If you find yourself attracted to the organic section of the produce aisle like a magnet or scour food labels for that coveted USDA logo, you might be tempted to do the same when it comes to your skincare. After all, if organic is better when it comes to the stuff you're putting into your body, surely it's also better for what you put on your body?
Well, like a lot of things in life, it's not as easy as all that. But don't despair – we're about to simplify things for you!
That's because there's a lot of confusion out there as to what it really means when something is organic versus natural. In certain situations, synthetic doesn't necessarily mean bad, while organic doesn't always mean better. So buckle up — we're going to demystify it all!
IN A NUTSHELL
Main Takeaways: Organic skincare products have their benefits, but you could be missing out on good-for-you ingredients that can't be certified for various reasons. A little know-how in this area can go a long way in deciding what's best for you.
Good to Know: Some superstar skincare ingredients have natural origins but are now created in a lab for cosmetic use — like CoQ10 and vitamin C. Since they're not grown, they can't be considered organic.
Recommended Products: So Clean! Facial Cleanser. This soothing face wash is packed with organic and natural ingredients.
What Does Organic Mean?
What exactly does it mean to be organic? Every country has different standards, and here in the United States, those rules are set by the Department of Agriculture.
There are four types of products that can be certified organic by the USDA. They are:
- Crops — Plants grown to be harvested for food, feed, or fiber.
- Livestock — Animals meant to be used in food or for producing food, fiber, or feed.
- Processed products — Items that have been handled and packaged or combined, like chopped carrots, a can of soup, or skin care products. In order for the final product to be labeled as organic, at least 70% of its ingredients must be organic.
- Wild crops — Plants growing in an uncultivated area.
Regulations are long and detailed, but basically, if you're a farmer or a rancher who wants certification, you have to raise and process crops and livestock a certain way.
That means never using synthetic herbicides, pesticides, fertilizers, or GMOs on your plants and raising animals on organic feed in humane living conditions. Absolutely no growth hormones or antibiotics allowed! It also involves other beneficial practices, like rotating crops and managing soil in an eco-friendly way.
Sounds pretty great, right? It is! When it comes to food, that is. With organic skincare, things get trickier. That's because you're not just buying a bushel of apples — you're getting a formulated substance that contains all sorts of ingredients, like botanicals, preservatives, and some synthetics.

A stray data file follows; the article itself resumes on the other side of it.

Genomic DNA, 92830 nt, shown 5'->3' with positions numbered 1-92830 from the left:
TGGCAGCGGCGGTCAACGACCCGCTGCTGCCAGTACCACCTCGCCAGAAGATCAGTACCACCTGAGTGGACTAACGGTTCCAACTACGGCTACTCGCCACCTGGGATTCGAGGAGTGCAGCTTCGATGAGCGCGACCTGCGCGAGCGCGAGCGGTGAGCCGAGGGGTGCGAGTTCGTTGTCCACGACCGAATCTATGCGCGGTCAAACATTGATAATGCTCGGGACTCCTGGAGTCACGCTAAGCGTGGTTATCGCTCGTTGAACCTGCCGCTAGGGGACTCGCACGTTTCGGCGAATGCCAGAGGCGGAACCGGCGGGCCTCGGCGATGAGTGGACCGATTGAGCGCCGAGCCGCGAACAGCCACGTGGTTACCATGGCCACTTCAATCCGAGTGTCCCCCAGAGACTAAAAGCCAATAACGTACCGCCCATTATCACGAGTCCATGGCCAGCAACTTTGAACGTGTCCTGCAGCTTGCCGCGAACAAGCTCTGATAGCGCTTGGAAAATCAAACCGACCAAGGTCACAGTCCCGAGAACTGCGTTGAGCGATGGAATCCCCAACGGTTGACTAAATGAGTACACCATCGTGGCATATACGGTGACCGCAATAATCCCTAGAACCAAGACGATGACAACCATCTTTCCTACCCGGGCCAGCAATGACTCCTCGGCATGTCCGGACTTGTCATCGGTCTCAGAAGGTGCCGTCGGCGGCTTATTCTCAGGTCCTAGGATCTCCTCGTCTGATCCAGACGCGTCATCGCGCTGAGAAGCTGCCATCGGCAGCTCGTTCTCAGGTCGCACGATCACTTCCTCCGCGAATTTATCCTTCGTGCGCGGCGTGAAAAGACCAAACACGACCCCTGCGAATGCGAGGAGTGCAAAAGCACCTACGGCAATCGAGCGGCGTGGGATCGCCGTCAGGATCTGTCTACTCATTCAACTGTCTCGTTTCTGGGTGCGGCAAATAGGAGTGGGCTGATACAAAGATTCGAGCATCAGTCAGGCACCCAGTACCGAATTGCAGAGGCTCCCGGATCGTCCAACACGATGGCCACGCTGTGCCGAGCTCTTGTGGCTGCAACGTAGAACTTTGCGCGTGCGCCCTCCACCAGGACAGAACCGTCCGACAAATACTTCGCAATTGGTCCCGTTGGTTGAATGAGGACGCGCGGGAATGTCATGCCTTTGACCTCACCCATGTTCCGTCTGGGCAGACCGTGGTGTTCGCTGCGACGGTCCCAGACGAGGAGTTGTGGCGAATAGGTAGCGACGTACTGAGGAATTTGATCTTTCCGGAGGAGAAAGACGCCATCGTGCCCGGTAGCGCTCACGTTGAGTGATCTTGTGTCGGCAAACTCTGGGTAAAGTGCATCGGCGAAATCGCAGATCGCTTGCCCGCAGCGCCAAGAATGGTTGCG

We've been conditioned to think that preservatives and synthetics are bad words in the beauty world, but that’s just not true. Preservatives protect your skin care from growing mold and bacteria, and some synthetics are actually better.
Take our vitamin C serum, Nectar of the C. Vitamin C is an amazing skincare ingredient, but it's volatile in its natural form. It's called ascorbic acid in that state, and it's highly unstable when mixed with water — an ingredient in nearly every skincare product imaginable! When the two meet, ascorbic acid degrades, becomes ineffective, and can even irritate.
But a neat solution lies within synthetic forms of vitamin C like sodium ascorbyl phosphate (which is what we use in our serum). It's stable and gentle, yet still potent, and prepared in a lab using chemistry magic. However, since it wasn’t grown in the ground, it cannot be labeled as organic by the USDA.
Going Organic vs. Natural
By now you're probably thinking that your best bet is to go with skincare products that contain both organic botanicals and nontoxic, natural preservatives and other ingredients. And you'd be right! We'll help you take that thought one step further.
If you're interested in sustainability, sometimes it's better to go synthetic when it comes to ingredients that are hard to harvest ethically. Think algae that are propagated in a lab or CoQ10 that comes from engineered yeast — instead of shark livers. Often these alternatives are more shelf-stable, equally nourishing, and kinder to wildlife and the environment.
But — and there's always a but — some synthetics should be avoided at all costs. That includes artificial fragrances, dyes, colors, and ickies like parabens, sulfates, silicones, phthalates, formaldehyde, and more. This is where knowledge is power and Google is your friend!
It can take a little time, but researching the companies you're interested in can help a lot. Eco-minded, mission-driven brands like yours truly will always be painfully transparent when it comes to how we source, process, and package our products in ways that are good for you and the Earth.
A Match Made in Heaven
In the end, it all comes down to your one-of-a-kind skin and the ingredients in the items you're buying. Now that you're basically a bonafide expert, you can choose the best natural and organic skincare products with confidence.